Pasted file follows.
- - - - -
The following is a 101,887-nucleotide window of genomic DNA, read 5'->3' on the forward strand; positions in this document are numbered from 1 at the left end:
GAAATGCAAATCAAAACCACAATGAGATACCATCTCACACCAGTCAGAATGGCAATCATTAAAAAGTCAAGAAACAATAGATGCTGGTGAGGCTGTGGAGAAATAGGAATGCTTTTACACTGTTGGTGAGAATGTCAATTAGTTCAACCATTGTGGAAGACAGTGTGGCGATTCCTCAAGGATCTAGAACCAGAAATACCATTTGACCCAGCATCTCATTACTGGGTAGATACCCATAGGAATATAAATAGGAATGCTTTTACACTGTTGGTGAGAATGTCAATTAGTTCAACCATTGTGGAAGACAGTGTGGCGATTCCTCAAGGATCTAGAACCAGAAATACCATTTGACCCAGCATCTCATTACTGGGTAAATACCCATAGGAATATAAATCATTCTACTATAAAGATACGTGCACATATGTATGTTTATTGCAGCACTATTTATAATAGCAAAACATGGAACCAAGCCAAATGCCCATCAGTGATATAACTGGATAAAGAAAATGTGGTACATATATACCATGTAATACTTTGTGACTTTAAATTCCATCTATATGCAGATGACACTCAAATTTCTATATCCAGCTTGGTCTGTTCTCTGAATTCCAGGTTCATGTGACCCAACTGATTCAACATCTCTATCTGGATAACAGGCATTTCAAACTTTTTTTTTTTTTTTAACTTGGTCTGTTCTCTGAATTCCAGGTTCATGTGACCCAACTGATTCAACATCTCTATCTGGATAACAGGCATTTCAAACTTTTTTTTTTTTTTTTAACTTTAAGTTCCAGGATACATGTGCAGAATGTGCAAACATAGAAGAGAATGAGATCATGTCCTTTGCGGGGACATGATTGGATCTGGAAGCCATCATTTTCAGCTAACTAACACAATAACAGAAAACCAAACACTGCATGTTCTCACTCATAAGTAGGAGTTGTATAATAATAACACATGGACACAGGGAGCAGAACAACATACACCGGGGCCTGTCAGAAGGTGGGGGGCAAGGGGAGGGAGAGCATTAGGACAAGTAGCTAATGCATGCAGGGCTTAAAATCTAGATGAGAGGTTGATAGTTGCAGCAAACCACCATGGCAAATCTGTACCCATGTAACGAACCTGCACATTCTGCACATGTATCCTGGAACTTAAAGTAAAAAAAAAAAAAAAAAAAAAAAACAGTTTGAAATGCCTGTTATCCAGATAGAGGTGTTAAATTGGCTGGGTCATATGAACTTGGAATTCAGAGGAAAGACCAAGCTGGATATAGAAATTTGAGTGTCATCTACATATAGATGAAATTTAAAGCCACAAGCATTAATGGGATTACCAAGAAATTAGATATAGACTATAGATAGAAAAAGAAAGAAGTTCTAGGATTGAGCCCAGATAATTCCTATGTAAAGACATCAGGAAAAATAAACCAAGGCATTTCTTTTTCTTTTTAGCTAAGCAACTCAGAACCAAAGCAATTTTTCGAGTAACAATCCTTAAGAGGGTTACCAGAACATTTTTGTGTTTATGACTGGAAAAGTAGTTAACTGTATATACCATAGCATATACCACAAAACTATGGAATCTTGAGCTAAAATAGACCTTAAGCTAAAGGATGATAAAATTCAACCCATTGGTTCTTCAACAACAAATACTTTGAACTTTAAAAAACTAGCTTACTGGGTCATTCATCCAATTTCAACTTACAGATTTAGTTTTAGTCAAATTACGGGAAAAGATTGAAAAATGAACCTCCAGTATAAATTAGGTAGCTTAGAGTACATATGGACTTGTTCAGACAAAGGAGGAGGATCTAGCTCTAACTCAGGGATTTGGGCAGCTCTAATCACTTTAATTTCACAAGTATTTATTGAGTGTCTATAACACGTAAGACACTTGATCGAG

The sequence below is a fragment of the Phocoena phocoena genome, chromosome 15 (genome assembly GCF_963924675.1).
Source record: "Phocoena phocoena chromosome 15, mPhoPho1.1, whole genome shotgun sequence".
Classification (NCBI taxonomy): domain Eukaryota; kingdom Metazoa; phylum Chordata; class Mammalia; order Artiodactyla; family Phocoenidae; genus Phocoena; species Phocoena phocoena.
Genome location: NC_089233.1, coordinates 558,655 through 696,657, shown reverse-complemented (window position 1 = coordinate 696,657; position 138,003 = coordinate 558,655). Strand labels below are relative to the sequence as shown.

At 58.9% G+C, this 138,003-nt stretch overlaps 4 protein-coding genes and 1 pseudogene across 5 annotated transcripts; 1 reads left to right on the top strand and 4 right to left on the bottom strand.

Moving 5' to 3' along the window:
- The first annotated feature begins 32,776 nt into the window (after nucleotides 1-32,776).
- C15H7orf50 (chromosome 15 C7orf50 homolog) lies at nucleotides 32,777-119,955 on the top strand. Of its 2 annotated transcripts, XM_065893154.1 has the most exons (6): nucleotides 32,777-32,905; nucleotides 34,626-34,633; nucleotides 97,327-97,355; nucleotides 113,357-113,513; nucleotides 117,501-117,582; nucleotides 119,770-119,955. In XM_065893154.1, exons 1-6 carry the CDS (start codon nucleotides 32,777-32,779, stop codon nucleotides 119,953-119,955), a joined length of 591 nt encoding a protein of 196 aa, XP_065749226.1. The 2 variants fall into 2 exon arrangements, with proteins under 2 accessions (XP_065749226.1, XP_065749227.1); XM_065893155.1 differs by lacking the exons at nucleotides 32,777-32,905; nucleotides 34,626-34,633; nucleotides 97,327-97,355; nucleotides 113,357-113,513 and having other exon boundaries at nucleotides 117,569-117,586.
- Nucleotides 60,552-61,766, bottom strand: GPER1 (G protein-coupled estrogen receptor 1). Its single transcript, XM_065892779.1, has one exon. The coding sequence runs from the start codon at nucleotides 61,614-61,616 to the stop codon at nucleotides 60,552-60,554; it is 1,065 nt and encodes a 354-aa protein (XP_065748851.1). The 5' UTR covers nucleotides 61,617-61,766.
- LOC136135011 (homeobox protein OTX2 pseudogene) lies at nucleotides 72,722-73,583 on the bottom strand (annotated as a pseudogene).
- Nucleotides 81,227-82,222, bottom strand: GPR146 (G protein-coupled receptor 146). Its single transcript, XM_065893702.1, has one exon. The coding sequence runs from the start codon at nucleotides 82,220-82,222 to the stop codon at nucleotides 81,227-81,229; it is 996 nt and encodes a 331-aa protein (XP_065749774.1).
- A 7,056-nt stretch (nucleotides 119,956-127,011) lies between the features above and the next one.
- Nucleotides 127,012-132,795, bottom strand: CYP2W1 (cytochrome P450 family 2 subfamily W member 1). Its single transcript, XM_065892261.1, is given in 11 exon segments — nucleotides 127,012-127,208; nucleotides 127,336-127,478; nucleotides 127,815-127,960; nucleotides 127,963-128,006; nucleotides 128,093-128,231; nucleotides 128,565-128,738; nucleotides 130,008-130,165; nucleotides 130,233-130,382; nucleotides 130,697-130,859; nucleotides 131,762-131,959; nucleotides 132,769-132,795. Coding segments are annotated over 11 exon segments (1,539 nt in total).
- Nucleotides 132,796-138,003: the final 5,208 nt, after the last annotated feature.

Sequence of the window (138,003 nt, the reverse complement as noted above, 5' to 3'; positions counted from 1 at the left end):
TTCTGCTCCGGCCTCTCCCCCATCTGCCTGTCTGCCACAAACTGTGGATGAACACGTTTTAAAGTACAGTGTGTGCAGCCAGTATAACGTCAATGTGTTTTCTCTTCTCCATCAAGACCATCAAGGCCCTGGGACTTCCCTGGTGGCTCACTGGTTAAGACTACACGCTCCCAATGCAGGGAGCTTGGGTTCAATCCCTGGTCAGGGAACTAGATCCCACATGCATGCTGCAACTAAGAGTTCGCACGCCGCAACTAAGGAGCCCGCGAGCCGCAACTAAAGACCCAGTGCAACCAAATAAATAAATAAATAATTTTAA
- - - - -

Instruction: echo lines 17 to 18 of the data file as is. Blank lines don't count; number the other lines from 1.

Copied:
Sequence of the window (138,003 nt, the reverse complement as noted above, 5' to 3'; positions counted from 1 at the left end):
TTCTGCTCCGGCCTCTCCCCCATCTGCCTGTCTGCCACAAACTGTGGATGAACACGTTTTAAAGTACAGTGTGTGCAGCCAGTATAACGTCAATGTGTTTTCTCTTCTCCATCAAGACCATCAAGGCCCTGGGACTTCCCTGGTGGCTCACTGGTTAAGACTACACGCTCCCAATGCAGGGAGCTTGGGTTCAATCCCTGGTCAGGGAACTAGATCCCACATGCATGCTGCAACTAAGAGTTCGCACGCCGCAACTAAGGAGCCCGCGAGCCGCAACTAAAGACCCAGTGCAACCAAATAAATAAATAAATAATTTTAA